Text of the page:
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Boeing 737 MAX is back in the skies after two-year grounding

Boeing 737 MAX is back in the skies after two-year grounding

The recertified Boeing 737 Max undertook its first U.S. commercial flight on Tuesday, almost two years after the plane was grounded worldwide following two disastrous crashes within five months in 2019 that claimed 346 lives.

The Max was banned in March 2019 after a Lion Air crash in October 2018 in Indonesia killed 189 people and then an Ethiopian Airlines crash in which 157 passengers and crew died.

American Airlines Flight 718 departed Miami International Airport at around 10:30 a.m. Tuesday and landed at New York's LaGuardia Airport at 1 p.m. The airline said it plans to fly the Max from Miami to New York and back through Jan. 4 before adding more routes.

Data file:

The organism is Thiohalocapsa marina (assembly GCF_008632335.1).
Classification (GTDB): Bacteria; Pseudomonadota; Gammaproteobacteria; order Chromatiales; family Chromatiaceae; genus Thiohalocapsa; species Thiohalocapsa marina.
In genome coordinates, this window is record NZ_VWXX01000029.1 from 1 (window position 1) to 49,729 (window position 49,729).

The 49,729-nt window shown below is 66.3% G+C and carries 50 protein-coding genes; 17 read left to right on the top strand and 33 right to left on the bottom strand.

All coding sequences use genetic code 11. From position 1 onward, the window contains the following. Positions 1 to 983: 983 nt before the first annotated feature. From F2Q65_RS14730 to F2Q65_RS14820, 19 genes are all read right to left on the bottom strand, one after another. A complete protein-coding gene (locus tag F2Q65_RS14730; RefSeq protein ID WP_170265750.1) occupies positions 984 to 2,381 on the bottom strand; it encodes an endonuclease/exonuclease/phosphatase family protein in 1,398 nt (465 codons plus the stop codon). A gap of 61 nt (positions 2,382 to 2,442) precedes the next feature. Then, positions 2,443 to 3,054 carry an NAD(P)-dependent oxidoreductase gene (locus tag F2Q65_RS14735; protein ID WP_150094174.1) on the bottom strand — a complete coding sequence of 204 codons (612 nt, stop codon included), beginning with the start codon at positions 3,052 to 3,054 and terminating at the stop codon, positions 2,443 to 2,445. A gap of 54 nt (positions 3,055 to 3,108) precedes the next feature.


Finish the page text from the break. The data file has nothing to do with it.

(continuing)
“We've been engaged with the FAA, with Boeing, with everybody that's associated with the aircraft to ensure that safety is held at the highest level," Robert Isom, president of American Airlines, told reporters on Tuesday. "This aircraft has been checked out from top to bottom.”

An investigative report from the House of Representatives in September blamed Boeing and the Federal Aviation Administration for the accidents, saying a "horrific culmination of a series of faulty technical assumptions by Boeing’s engineers, a lack of transparency on the part of Boeing’s management, and grossly insufficient oversight by the FAA," had led to the crashes..